Capitalized Asset / Small and Attractive Asset Management Policy

Sno-Isle Libraries Board of Trustees Policy

Purpose

To establish criteria for the identification, verification, protection and disposal of Sno-Isle Libraries’ Capital Assets and Small Attractive Assets.

Scope

Real and personal property acquired by Sno-Isle Libraries through purchase, trade, gift, or fabrication (including but not limited to land, buildings, equipment, fixtures, improvements to land, buildings or infrastructure) which satisfies the definition of a Capital Asset or Small Attractive Asset is subject to this policy.

Definitions

Capital Assets
Tangible property having an actual cost of $5,000 or more (including tax and shipping) and an estimated life of one or more years will be considered a Capital Asset provided the outlay:

  • acquires a new addition of property; or,
  • extends the useful life of the property as a whole or restores it to a “like new” condition; or,
  • enhances the value of the property in terms of a betterment; or,
  • improves the efficiency, quality, strength, or capacity of property, or,
  • adapts the property to a new use.

The cost threshold will be applied to the individual item acquired as opposed to an aggregation of items. A fair market value will be applied to assets donated to the Library to determine if the definitional criteria are satisfied to classify the donation as a capital asset or small attractive asset under this policy.

Small Attractive Assets
Small Attractive Assets are tangible assets costing less than $5,000 but more than $300 that are particularly vulnerable to loss, such as electronic devices (e.g. computers, iPads, printers, cell phones) and equipment.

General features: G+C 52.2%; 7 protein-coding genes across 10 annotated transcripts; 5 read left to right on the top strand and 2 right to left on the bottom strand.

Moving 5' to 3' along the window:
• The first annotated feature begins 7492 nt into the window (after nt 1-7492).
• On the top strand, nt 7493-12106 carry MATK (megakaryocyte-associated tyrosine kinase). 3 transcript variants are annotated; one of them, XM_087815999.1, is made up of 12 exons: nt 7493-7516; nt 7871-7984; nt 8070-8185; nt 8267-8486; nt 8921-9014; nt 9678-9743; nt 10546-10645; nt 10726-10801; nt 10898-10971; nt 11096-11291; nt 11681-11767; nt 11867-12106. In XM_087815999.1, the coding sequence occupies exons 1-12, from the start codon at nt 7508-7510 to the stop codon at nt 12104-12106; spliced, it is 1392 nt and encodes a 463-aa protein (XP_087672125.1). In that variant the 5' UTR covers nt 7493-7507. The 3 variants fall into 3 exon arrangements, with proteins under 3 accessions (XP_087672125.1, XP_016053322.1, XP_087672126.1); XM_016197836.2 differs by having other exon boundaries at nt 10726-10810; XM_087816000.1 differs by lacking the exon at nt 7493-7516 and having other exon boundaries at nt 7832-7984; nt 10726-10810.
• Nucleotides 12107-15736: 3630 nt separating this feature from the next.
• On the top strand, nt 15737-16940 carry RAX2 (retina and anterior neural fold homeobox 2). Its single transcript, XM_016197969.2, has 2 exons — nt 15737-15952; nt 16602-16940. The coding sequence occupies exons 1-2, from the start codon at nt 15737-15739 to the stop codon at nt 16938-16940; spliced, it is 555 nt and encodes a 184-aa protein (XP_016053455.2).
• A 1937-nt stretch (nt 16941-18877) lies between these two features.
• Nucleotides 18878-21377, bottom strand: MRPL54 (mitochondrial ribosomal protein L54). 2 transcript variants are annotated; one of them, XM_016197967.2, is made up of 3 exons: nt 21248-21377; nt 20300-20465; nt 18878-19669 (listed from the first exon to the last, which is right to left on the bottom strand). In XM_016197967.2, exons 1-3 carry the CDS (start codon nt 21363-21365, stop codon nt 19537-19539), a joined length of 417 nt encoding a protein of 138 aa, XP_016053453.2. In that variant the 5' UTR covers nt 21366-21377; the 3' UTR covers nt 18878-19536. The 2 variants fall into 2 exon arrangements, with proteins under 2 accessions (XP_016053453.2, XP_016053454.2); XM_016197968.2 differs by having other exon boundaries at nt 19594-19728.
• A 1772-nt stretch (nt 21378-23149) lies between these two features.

Inventoriable Assets
Capital Assets that are stationary, such as land, buildings, furniture, and fixtures, including mechanical and electrical infrastructure, are not inventoriable assets. Capital Assets and Small Attractive Assets that are easily moved or replaced are inventoriable.

Library Collections
Physical materials such as books, DVDs, CDs, and other library collection material intended for customer use are not considered Capital Assets or Small Attractive Assets for the purposes of this policy.

Implementation

Depreciation
In accordance with the Washington State Budgetary, Accounting and Reporting System (BARS) for Library Districts, all Capital Assets will be expensed in the year of acquisition. There is no calculation or application of depreciation over the useful life of the asset.

Risk Assessment
An annual risk assessment will be completed to determine which assets or asset categories are Small Attractive Assets. The assessment will be conducted by the Administrative Services Director in conjunction with department managers. A list of Small Attractive Assets will be maintained.

Inventory
Sno-Isle Libraries will maintain a capital asset inventory system(s) that includes records for all inventoriable assets. A physical inventory of Capital Assets and all Small Attractive Assets will be conducted each year.

Protection
Sno-Isle Libraries will establish asset management practices and procedures that protect capital investments, minimize future maintenance and replacement costs, provide reasonable assurance of effective and efficient operations, and facilitate reliable tracking and reporting of assets in compliance with applicable laws and regulations.

Disposition
Capital assets which have been destroyed or damaged beyond repair will be reported to the Board of Trustees at a regularly scheduled meeting.

When Sno-Isle Libraries determines it no longer needs a Capital Asset, a majority of the Board of Trustees members present at a duly called meeting must declare the asset surplus before it can be removed from inventory. Sno-Isle Libraries may then sell, donate or dispose of surplused assets in a cost effective and responsible manner.

Policy History

Date approved: 10/2019
Next review date: 10/2023
Adopted: 2010